The second bit is on the lighter side, but hey, not everything needs to be about serious issues. 🙂 Patricia’s sister Coco (with whom her daughter, Marina, is living) got a new addition to the family: a sweet and crazy kitten named Janis (after Janis Joplin). Isn’t she a cutie? In this surely very eventful year to come, I trust that she’ll remind us to set our troubles aside and have a little fun now and then! 😺
A couple of weeks ago, I wrote a post about a woman going under the pseudonym “Alexa” (who has since given permission to use her real name, Maria). I now have a brief update on her situation.
To recap: Maria is a Guatemalan asylum seeker who has been separated from her six-year-old niece—now referred to by the pseudonym “Flor”—whom she has been raising as a de facto daughter ever since the murder of the girl’s mother (which happened when Flor was an infant). Maria is currently in immigrant detention in Arizona, while Flor is in a foster shelter in New York. A coalition of over two hundred US faith leaders signed a letter petitioning for Maria’s release so that she and Flor can be reunited. As I mentioned in my previous post, I had the honor of translating their messages of love and hope into Spanish so Maria could read them.
Since Scott Warren’s acquittal on November 20, I’ve been reflecting on the case a lot, especially since I was personally involved in the events at the heart of it. And what I keep coming back to is a very simple thought: The government went after the wrong guy. They thought they were going to nail this sneaky smuggler of “bad hombres.” What they encountered instead was an uncommonly kind man simply devoted to being truly helpful to his brothers and sisters in need. In the end, there was no case they could make against that.
Among my many projects, I’ve been doing volunteer Spanish translation for No More Deaths. Much of the time, it’s just administrative notices and event announcements—all necessary and worthwhile, but pretty much boilerplate stuff. Every once in a while, though, I get an assignment that really touches the heart. I just completed one of those this week, centered around a woman named Alexa.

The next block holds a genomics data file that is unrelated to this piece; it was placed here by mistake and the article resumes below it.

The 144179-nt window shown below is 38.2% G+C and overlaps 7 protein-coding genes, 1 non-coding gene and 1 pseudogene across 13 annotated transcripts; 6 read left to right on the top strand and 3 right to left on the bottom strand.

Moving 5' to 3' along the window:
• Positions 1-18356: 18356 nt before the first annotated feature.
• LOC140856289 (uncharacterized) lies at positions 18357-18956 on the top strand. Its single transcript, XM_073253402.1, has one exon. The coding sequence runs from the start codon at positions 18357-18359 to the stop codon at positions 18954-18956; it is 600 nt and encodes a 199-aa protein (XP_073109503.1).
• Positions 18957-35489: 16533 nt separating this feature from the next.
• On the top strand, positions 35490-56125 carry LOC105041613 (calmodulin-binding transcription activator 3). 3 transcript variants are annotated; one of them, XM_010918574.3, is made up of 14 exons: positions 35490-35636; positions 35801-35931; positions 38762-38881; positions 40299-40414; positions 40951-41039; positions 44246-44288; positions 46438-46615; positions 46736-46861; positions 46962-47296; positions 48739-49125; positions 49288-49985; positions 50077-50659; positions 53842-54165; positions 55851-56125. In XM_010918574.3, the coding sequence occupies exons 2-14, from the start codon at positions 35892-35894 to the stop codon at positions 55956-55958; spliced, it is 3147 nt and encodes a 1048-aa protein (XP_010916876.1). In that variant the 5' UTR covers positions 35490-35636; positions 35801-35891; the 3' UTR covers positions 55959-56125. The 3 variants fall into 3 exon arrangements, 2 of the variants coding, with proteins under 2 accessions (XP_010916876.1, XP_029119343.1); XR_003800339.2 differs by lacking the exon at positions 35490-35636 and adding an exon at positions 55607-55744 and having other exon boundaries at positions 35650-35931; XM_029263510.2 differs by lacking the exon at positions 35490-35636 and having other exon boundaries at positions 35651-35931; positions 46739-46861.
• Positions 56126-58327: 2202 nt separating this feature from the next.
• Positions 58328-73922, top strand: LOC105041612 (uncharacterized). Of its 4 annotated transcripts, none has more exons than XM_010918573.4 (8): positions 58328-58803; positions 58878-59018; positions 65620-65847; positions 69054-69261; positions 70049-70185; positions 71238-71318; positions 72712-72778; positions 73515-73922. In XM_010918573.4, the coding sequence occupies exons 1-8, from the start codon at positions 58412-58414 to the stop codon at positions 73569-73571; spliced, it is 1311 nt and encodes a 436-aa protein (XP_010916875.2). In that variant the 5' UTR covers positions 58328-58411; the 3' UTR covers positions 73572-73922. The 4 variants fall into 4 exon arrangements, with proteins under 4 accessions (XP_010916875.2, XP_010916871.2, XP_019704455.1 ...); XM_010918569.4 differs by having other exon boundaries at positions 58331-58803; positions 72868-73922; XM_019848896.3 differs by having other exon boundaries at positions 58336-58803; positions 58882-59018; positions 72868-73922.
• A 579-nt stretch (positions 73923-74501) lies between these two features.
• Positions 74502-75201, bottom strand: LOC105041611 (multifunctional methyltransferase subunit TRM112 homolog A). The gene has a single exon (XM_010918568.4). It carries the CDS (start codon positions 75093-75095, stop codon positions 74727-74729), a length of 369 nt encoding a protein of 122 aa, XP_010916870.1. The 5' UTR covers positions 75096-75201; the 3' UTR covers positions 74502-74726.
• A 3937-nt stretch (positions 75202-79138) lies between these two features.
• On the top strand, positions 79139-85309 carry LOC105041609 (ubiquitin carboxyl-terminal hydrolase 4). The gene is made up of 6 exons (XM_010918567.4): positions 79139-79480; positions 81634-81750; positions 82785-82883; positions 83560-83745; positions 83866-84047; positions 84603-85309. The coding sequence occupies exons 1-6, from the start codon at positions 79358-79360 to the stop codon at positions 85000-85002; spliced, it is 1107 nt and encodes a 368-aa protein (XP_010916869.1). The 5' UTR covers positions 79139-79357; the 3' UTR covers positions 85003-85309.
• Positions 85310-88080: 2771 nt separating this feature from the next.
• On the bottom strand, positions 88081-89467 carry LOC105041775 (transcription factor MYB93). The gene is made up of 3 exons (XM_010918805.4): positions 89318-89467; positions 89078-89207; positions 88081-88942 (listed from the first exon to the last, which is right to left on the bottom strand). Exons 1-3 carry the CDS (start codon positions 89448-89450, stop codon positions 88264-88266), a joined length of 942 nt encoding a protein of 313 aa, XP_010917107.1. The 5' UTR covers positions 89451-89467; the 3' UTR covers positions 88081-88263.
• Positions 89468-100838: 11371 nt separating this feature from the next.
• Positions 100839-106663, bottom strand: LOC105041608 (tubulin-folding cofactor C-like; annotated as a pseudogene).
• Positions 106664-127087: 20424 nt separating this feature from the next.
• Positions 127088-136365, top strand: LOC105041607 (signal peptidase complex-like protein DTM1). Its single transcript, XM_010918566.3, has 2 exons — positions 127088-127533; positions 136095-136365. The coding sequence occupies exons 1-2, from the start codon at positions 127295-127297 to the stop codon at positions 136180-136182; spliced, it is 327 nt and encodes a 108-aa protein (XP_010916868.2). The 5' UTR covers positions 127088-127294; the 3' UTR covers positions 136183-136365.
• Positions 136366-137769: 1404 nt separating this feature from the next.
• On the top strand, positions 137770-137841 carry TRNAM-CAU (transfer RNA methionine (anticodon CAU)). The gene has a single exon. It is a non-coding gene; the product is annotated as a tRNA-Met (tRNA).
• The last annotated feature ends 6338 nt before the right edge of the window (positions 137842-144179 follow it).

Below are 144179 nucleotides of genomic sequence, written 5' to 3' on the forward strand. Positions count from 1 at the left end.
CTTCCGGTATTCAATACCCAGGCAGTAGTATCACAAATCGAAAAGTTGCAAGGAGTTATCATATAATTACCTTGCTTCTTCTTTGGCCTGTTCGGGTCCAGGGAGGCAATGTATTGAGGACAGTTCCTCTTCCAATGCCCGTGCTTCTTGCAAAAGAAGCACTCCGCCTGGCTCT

Good news, everyone! Earlier today, my friend Scott Warren was acquitted of both felony harboring charges for helping two young migrants in need. As Warren said to a crowd of happy supporters outside the courthouse after the verdict was rendered, “The government failed in its attempt to criminalize basic human kindness.” Hallelujah!
The retrial of No More Deaths humanitarian aid worker Scott Warren begins today. As most of you know, I worked with Scott in January 2018 and was part of the events that led to his arrest. Indeed, the Border Patrol still has my laptop computer and other personal items confiscated as “evidence,” though they have yet to even acknowledge this.
Warren faces up to ten years in prison for providing humanitarian aid to two migrants, even though such aid is perfectly legal under US and international law. (The specific charge is “harboring,” which is not what humanitarian aid workers do.)
For more on the case and the larger issues involved, below are two articles of interest (the first shared with me by my friend Sue Costello). The third item below is a notice from No More Deaths providing instructions for those who want to support Scott in the courtroom in Tucson: